Bruised, bloodied and triumphant. Battered but jubilant. By beating New Zealand 3-0, the GB women’s hockey team made the Olympic final for the first time in history. Bronzes in 1992 and 2012 are not to be sniffed at, but now the team, led by the evergreen Kate Richardson-Walsh, are on the brink of glory.
Beat the Netherlands today and they will win Olympic gold to add to the European title they won last year. The Dutch were beaten then, on penalties, after a superhuman effort from goalkeeper Maddie Hinch. Can they do it again in Rio on the biggest stage of all?
Eighteen women are ready and willing to put their bodies on the line, just as they did on a muggy Wednesday evening at the Olympic Hockey Centre in Deodoro. There were a number of injuries during that fiercely-contested semi-final against New Zealand. Crista Cullen was the first to go down – a nasty elbow to the head spilling blood on to the water-soaked pitch. She was branded a warrior when, 10 minutes later, she ran back on with just a plaster and a few stitches to staunch the flow.
But a year ago, Cullen wasn’t even in the squad. Instead she was working for her family’s security business in Nairobi. Her Olympic days were over. After helping Britain finish third in London she had settled in Kenya with a dog and a home. She was co-owner of a Cross-Fit gym, the only one in East Africa, and helped run Galan Wildlife Conservancy, a 60,000-acre conservation project set up to protect African wildlife. She had also passed her test to become a pilot. But the GB hockey coaching staff made the call to bring Cullen back into the mix ahead of Rio. It was a risk which has paid off.
“It was a gamble, I knew that,” the 30 year old admitted. “But then I thought, ‘I’d be crazy not to do it’. Africa will always be there. What’s important is seeing what I’m capable of though there was a chance this could be a push too far. I had an Olympic bronze medal – why not try to make that one – or two – better? So here I am, back with great ambitions.
“I’ve had an element of a ‘normal’, responsible life and I think I’ve come back with a different outlook this time. I think I’m a lot more balanced, but with just as much aspiration to fight and do well for my team. I will eventually return to Africa. In the meantime, though, I’m a hockey player. I believe this GB team is capable of great things. We just have to play to our absolute limits and be lucky. Then anything can happen.”
The stakes are high. But on the surface it’s business as usual and the focus is unwavering. Social media apps have been deleted, and every detail, from sleep to food choices, has been scrutinised.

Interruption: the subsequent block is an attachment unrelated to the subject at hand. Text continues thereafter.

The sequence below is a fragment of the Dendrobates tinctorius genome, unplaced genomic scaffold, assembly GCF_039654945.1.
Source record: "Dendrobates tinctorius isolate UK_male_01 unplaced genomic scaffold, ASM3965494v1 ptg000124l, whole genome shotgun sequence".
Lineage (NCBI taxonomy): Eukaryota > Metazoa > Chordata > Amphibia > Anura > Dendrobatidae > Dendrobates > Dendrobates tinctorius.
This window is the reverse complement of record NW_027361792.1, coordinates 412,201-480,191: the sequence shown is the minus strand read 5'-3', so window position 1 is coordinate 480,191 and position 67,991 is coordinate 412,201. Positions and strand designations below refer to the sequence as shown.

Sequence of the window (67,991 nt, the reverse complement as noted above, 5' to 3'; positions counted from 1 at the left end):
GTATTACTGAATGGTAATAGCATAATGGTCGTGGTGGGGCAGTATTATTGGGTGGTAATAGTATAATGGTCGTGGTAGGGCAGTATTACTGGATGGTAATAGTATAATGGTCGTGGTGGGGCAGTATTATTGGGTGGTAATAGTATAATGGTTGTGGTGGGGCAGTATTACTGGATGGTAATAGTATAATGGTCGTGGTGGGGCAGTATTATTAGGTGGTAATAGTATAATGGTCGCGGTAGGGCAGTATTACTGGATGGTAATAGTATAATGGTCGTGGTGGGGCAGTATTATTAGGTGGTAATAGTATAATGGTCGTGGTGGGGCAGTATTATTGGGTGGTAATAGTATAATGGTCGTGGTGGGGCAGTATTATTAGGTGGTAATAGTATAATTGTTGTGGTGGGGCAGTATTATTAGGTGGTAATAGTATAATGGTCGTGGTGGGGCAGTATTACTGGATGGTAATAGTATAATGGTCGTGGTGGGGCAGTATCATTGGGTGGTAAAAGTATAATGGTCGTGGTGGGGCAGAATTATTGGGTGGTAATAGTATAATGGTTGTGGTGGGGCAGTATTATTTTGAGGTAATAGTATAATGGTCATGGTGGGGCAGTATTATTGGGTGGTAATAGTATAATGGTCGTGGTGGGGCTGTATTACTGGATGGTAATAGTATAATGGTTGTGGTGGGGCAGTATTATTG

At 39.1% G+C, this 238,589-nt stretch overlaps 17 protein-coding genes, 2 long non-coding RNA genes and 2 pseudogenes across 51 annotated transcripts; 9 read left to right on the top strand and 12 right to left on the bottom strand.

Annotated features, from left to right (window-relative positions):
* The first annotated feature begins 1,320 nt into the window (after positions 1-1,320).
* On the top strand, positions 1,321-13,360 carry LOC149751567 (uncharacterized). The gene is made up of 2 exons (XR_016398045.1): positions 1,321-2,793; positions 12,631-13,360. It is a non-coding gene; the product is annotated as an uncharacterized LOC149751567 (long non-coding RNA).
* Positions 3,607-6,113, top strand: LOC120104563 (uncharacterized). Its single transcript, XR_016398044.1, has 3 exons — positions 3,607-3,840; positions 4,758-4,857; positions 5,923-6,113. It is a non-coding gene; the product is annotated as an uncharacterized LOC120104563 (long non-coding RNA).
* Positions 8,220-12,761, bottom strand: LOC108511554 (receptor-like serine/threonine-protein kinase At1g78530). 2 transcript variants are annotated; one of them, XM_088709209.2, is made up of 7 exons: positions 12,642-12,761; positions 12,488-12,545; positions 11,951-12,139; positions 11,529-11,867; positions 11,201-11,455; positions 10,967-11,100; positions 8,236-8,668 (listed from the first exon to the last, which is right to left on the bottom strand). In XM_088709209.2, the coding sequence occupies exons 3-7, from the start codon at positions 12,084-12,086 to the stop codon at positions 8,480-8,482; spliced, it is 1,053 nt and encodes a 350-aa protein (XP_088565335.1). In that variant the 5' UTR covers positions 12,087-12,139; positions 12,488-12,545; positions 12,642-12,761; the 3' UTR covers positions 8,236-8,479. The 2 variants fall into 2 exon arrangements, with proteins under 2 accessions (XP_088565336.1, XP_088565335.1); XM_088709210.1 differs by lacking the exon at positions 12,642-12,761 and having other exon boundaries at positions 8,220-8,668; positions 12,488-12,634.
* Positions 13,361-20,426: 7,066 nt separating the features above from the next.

Hannah Macleod is drawing on her experiences from London to keep calm. She said: “The reality is, when you break it all down, it’s just another hockey tournament. I don’t want to appear like I’m downplaying the Olympics. But if you spend any time thinking about just how enormous it is, how much it means to you and your family, and how much of your life it has consumed, I can assure you, you’ll feel so nervous you won’t even be able to hold your hockey stick, let alone run.
“Focus is totally on preparation, performance, recovery and rest. I am no longer a fan – I am a competitor – and we are a team after gold. We are mentally prepared to deliver our game at the greatest sporting occasion in the world.”
For captain Kate Richardson-Walsh, who is set to retire after the Rio Games, this is the ultimate swansong. She has already led a team to equal their best finish in the Olympics, now they must be fearless in pursuit of gold. “As part of Team GB, I know we will be doing everything we can to make the British public proud,” she said in a message to everyone back at home. “Even though we’re thousands of miles away we will feel your support and it will lift us to great things once more. Thank you for all of the support you have given me to help me reach my fourth Olympic Games. I hope I can make you proud.”
Great Britain face the Netherlands in the Olympic hockey final at nine o’clock tonight UK time
ABOUT THE AUTHOR
Laura Winter is a sports journalist, presenter and event host. She worked in sports communications for the International Rowing Federation for two years, before working and training as a journalist in Gloucestershire, covering a variety of sports including rugby, boxing, football, and triathlon. She then turned freelance at the end of 2014 and is part of the team who founded Voxwomen, a women’s cycling show that seeks to give the female elite peloton the coverage they deserve. Laura’s latest articles.